|View of island from gazebo. Dead trees make great perches
for eagles in search of prey.|
|View of restored area from north side of east bridge|
The problem with Buckthorn: (http://www.outbacknursery.com/buckthorn.htm)
Why is Buckthorn so invasive?
*They have a growing season 58 days longer than our native plant species.
*Their seeds can lay dormant in the soil for six years.
*Their seeds can germinate in full sun or shady locations.
*Buckthorn seeds can float on water for a week and remain viable.
*They have no natural predators.
*Buckthorn re-sprouts vigorously after basal pruning.
Reasons to remove buckthorn:
|A Buckthorn (center) that hasn't been destroyed yet.|
Buckthorn kills songbirds! When native plants disappear from an area where Buckthorn is dense, birds eat the berries of Buckthorn. However, the fruit of Buckthorn causes a severe, laxative reaction in the birds. If Buckthorn berries are the only source of berries in an area, the birds will eat the berries and excrete repeatedly until they become dehydrated and weak.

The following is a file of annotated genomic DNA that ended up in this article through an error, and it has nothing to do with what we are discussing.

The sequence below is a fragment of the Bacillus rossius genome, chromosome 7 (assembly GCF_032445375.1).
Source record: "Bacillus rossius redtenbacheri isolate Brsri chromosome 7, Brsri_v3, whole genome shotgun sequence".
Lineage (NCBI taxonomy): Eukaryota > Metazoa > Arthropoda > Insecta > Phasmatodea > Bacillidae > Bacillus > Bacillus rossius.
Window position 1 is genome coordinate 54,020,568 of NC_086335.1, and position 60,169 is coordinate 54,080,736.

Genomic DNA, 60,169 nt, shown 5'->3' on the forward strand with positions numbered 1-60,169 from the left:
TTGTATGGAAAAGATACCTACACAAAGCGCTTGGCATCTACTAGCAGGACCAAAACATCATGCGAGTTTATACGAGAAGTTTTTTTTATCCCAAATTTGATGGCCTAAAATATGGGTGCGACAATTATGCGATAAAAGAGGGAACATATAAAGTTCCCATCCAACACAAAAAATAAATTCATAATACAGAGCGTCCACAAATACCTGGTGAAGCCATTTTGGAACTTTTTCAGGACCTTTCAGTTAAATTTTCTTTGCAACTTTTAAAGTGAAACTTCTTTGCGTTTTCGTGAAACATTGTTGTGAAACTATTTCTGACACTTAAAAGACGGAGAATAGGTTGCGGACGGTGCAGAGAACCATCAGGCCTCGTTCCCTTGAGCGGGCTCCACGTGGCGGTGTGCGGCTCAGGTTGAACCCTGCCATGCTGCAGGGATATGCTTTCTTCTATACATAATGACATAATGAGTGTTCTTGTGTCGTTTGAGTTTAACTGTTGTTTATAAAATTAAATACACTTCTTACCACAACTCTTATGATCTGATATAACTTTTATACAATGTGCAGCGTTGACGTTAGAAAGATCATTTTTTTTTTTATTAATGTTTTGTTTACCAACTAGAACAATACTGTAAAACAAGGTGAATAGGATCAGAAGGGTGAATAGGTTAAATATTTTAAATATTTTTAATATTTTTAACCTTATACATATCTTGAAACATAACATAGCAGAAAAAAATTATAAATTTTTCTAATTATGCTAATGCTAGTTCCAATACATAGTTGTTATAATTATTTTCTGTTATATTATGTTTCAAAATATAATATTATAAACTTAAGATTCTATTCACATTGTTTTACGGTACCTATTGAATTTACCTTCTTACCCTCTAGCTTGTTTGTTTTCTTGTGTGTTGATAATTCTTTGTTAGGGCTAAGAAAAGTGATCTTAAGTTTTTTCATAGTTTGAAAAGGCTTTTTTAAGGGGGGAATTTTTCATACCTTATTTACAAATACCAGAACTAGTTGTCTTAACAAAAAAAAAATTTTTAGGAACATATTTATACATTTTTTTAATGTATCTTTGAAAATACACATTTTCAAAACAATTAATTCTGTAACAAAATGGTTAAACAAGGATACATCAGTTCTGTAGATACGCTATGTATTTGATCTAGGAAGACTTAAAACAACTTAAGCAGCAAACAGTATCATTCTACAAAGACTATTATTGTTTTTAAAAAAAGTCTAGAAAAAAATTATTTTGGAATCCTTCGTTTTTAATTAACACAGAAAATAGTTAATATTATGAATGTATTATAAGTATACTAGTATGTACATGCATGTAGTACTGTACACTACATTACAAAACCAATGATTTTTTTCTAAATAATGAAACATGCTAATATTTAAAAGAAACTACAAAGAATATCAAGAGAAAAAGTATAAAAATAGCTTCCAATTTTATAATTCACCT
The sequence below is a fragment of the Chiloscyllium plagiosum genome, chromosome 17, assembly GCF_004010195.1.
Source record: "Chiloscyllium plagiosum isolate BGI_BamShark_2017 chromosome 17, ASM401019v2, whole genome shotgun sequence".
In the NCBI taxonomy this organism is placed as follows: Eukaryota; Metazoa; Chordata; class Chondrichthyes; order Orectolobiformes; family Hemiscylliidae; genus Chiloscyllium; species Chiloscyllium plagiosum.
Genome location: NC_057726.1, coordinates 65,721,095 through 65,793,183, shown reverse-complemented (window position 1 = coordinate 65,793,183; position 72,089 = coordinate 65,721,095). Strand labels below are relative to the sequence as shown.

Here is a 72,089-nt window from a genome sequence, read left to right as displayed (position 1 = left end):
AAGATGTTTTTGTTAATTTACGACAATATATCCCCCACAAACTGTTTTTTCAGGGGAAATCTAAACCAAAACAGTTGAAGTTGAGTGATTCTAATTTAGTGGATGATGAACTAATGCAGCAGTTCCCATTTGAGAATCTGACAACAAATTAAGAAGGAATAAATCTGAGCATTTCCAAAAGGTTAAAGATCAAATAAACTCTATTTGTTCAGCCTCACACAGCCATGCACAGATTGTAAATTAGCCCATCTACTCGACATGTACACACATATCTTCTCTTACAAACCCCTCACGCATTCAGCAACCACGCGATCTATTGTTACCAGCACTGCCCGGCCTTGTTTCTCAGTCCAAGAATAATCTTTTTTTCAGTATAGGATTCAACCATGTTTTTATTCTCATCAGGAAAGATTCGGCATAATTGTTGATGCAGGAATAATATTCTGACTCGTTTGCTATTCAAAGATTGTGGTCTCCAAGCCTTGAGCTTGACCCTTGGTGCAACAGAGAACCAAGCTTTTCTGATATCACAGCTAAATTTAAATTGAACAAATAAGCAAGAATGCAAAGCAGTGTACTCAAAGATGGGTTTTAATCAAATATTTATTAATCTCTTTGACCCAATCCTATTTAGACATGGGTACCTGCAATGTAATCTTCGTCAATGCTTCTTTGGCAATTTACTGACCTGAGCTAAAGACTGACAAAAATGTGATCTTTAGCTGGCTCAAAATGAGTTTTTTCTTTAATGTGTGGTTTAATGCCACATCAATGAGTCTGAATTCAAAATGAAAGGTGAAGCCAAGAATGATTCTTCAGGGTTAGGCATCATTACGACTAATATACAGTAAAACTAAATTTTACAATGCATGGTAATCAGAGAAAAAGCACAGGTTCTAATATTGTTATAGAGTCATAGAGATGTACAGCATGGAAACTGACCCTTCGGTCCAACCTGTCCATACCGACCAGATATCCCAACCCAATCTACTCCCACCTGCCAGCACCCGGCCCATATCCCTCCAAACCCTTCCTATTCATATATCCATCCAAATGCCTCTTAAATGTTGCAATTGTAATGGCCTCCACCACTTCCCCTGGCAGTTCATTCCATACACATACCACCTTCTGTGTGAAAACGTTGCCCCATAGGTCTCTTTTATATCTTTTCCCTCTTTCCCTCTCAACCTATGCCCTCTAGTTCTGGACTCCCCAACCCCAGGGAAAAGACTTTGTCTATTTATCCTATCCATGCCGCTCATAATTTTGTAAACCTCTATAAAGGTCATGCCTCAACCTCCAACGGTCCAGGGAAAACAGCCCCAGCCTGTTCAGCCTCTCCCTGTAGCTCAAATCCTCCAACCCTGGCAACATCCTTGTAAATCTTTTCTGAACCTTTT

Jim shared these lists of the exotic plants that are here and potential native replacements.(to be updated soon)
Buckthorn, crabapple, honeysuckle, multirose, privet, phragmites
American elm, American Chokecherry, Arrowwood Viburnum, Bayberry, Black Chokeberry, Bush Honeysuckle, Elderberry, Joe Pye weed, covers root, boneset, Spice bush, Winterberry,
|Brush left to compost|
|Most of the surviving native species are along the trail's edge where sunlight was able to reach them.|
|The group continues on past the restoration sites to see what more needs to be done.|
|Steve and Jim at the bridge - center park|
I found this on facebook: THANKS to Mark Skipworth
Here's a short video from our walk thanks to Scott Pukos of Messenger Post News: